Back in 2012, world champion triathlete Lesley Paterson — a pint-sized Scot with an already groaning trophy cabinet — gave an interview to a cycling website in which she admitted there was another gong she would love to get her hands on: an Oscar.
‘I want to win an Oscar for best screenplay,’ she said. ‘That’s a lofty goal but — f*** it — I have to have it!’
Amid all the chat about race times and flat tyres and injuries to her metatarsals, it seemed like a mad thing to say. ‘It was bananas,’ she concedes.
But at the time she had co-written a screenplay, an adaptation of the classic All Quiet On The Western Front, which she had read at school in Stirling.
Back in 2012, world champion triathlete Lesley Paterson — a pint-sized Scot with an already groaning trophy cabinet — gave an interview to a cycling website in which she admitted there was another gong she would love to get her hands on: an Oscar
But at the time she had co-written a screenplay, an adaptation of the classic All Quiet On The Western Front, which she had read at school in Stirling. Now that film (pictured) is the toast of Hollywood
Now that film — which has been leaving audiences stunned and deeply moved with its unrelenting portrayal of the horrors of WW1 — is the toast of Hollywood.
Despite it being in German (‘which I don’t speak,’ she admits), despite it breaking all the so-called ‘rules’ about what makes a blockbuster war movie (the lead character dies, is on the ‘wrong’ side, and is in no way heroic), this week it received an astonishing nine Oscar nominations — including for Best Picture and Best Adapted Screenplay. News of these came hot on the heels of a staggering 14 Bafta nominations.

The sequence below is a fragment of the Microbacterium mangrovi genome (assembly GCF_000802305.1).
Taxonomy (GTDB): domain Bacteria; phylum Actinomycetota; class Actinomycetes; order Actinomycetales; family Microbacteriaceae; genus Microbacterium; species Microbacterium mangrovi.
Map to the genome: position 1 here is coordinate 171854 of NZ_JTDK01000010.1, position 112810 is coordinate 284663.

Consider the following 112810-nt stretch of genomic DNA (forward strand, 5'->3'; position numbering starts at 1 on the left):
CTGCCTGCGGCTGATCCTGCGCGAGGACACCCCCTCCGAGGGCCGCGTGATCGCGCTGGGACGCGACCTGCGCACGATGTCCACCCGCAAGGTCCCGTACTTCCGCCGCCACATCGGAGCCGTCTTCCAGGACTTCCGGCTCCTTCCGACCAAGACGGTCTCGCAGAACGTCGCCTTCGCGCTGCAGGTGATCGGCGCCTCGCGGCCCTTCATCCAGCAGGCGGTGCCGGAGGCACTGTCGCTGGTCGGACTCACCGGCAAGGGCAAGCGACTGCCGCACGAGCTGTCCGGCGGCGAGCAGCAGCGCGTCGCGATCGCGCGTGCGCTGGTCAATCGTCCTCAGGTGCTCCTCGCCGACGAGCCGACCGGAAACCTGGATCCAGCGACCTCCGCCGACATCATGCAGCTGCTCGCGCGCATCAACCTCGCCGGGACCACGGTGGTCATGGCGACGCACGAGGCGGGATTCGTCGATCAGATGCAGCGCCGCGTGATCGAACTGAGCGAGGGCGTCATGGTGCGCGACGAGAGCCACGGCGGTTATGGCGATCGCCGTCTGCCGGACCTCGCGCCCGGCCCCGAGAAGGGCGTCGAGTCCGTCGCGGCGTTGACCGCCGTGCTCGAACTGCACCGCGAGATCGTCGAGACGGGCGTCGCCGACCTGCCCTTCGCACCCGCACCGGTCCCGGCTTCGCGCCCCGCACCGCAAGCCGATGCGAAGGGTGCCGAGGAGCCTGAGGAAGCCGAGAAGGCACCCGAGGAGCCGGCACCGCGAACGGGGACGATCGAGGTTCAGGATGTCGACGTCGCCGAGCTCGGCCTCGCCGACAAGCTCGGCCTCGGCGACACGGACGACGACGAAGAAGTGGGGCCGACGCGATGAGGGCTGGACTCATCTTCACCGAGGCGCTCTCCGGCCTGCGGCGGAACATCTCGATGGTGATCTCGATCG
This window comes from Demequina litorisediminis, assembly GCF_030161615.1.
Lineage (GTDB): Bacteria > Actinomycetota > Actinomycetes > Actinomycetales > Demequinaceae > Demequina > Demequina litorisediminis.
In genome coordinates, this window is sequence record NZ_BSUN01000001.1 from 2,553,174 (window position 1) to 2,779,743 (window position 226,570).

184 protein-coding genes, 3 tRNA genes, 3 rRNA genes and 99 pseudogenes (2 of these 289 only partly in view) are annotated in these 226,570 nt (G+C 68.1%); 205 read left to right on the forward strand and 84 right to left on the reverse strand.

This would be a triumph for anyone, but for an industry rookie — well, little wonder Lesley, 42, is practically doing cartwheels.
It took her 16 gruelling years to get the film made. With no financial backers and no real connections in the industry, she had to fund it herself, from her modest sporting winnings.
At one point she completed a triathlon in Costa Rica with a broken shoulder, so desperate was she for the prize money that would keep the project afloat.
Keeping herself afloat on that day sounds like utter hell. ‘The running and cycling was fine but the swimming was tricky because I had to do the front crawl with only one arm’, she tells me.
You get a measure of the woman now rubbing shoulders with Steven Spielberg, being applauded by Daniel Craig, and sitting next to Kate Hudson at industry events when she emails me at what would be 4am in LA.
‘Oh, I get up early,’ she says, her can-do attitude shining as much as the California sun.
She’s already in her Lycra when we speak, and in the surreal position of trying to source a designer frock for the Oscars while carrying out the ‘day job’, which is coaching triathletes.
She laughs at the idea that she might have raced into Tinseltown millionaire’s row.
‘It doesn’t happen like that. It’s a very curious business where you break in but you’ve only got your first gig.
‘We are on the cusp right now but we still have to run a coaching business, so I’m coaching 50 athletes while trying to sort out my dress.’
What was an expert in endurance sport doing launching herself into Hollywood movies in the first place, you might well ask?
When you hear her story, which warrants a screenplay all of its own, you realise that this project perhaps needed a will of steel to get it to the finishing line.
‘I do think that every single skill I had learned in triathlon was used. Much of what I do in sport is about learning to tolerate pain, learning how to push through, handling adversity.
‘My brain just does that now. I’ve trained it to, like a muscle, and I don’t know any other way to be.’
She tells me that if she does get invited onto the winner’s stage, she will dedicate her Oscar to her husband Simon, the love of her life but also her mentor, coach and chief cheerleader.
They met at university in Loughborough when they were in the same cycling club. He has been behind her all the way — literally, sometimes.
‘We met during a team cycle and he fell off his bike — probably because he was looking at my arse,’ she says.
‘I was the only girl and all the guys were vying to be behind me. He got prime position.